kick around a football. And two decades after their first World Cup triumph, Les Bleus, are just one win away from a chance to do it again.

HUGO LLORIS, FRANCE GOALKEEPER (through translator): I think Belgium are the most complete team in all the possible aspects of the game during this

tournament. Because they have defense, they have attack, counterattack. They defend in the air, they are strong in everything. They have

everything they need to be a great team and they are a great team. It's a fantastic generation. And to beat them, we will have to play a great


THOMAS: In the heart of the original city center is the St. Peter and Paul fortress. And defense is often seen as a key priority for French

coach, Didier Deschamps. His dilemma, stay cautious against prolific Belgium or free up his own potential match winner Kylian Mbappe.

DIDIER DESCHAMPS , FRANCE MANAGER (through translator): I have made sure my players are prepared for any scenarios for the beginning of the match.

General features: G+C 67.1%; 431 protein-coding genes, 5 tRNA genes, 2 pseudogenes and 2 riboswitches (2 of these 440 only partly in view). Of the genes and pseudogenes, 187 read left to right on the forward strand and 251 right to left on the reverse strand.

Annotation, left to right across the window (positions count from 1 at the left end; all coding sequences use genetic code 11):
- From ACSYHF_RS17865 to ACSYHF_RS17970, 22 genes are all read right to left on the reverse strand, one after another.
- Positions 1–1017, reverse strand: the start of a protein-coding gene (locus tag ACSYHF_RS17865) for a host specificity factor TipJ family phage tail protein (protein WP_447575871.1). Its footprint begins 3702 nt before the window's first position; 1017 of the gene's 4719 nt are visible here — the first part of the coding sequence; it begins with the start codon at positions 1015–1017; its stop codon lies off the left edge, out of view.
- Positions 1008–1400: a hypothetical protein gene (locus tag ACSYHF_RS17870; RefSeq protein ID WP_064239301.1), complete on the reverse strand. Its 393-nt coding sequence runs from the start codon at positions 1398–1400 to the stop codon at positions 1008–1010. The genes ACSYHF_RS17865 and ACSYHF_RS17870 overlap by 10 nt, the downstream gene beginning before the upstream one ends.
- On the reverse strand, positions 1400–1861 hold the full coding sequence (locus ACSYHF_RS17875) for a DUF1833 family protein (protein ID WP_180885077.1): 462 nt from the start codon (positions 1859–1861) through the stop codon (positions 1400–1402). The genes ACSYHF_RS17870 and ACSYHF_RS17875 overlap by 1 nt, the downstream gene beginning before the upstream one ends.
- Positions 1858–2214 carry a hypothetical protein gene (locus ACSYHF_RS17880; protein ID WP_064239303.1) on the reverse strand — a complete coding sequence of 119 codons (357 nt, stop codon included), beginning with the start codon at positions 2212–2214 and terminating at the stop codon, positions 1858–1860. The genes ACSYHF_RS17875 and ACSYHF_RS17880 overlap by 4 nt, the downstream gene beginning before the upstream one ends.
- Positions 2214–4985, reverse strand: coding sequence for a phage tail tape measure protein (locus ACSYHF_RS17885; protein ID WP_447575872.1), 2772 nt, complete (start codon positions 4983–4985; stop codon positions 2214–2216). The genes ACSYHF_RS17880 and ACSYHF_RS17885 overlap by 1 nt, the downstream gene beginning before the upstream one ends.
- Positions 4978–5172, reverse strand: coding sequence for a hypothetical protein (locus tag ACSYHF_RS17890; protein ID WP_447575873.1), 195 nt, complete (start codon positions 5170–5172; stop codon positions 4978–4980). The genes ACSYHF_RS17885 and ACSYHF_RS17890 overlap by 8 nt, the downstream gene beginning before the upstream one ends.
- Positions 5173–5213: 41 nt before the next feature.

Any compositions and during the match as well if that changes. This is not specifically to Belgium. It can happen with any opponent.

THOMAS: Belgium's golden generation of players is as eye-catching as the dome above Saint Isaac's Cathedral. Lukaku, De Bruyne and Hazard in

particular, living up to their pretournament billing. They've gone a step here than the quarterfinal defeat of Brazil in 2014 and Euro 2016 with the

possibility of more to come.

[11:50:04] ROBERTO MARTINEZ, BELGIUM MANAGER: With respect immensely. The quality of France, think they understand in between the two squads are

clear. Many players play against each other in the leagues regularly. Some of the players share dressing rooms. So, I think this is the perfect

game in order to be focused and as good as you can be for this semifinal.


THOMAS: Don, despite being European neighbors, France and Belgium haven't played each other in the World Cup since 1986. That was the last year

Belgium got to the semifinals. France have been in this position five times before. The two teams that know each other so well, you've got Eden

Hazard for Belgium playing against his Chelsea teammate in Olivier Giroud. And of course, the issue of Thierry Henry, France's top goal-scorer of all

time. In that team with Deschamps that lifted the World Cup in 1998 and the European championship in 2000. But Henry on the Belgium bench and

cheering on, not his native country, but a country that just lives next door to France. So, a very strange situation in many ways, Don, but that's

going to be an interesting game.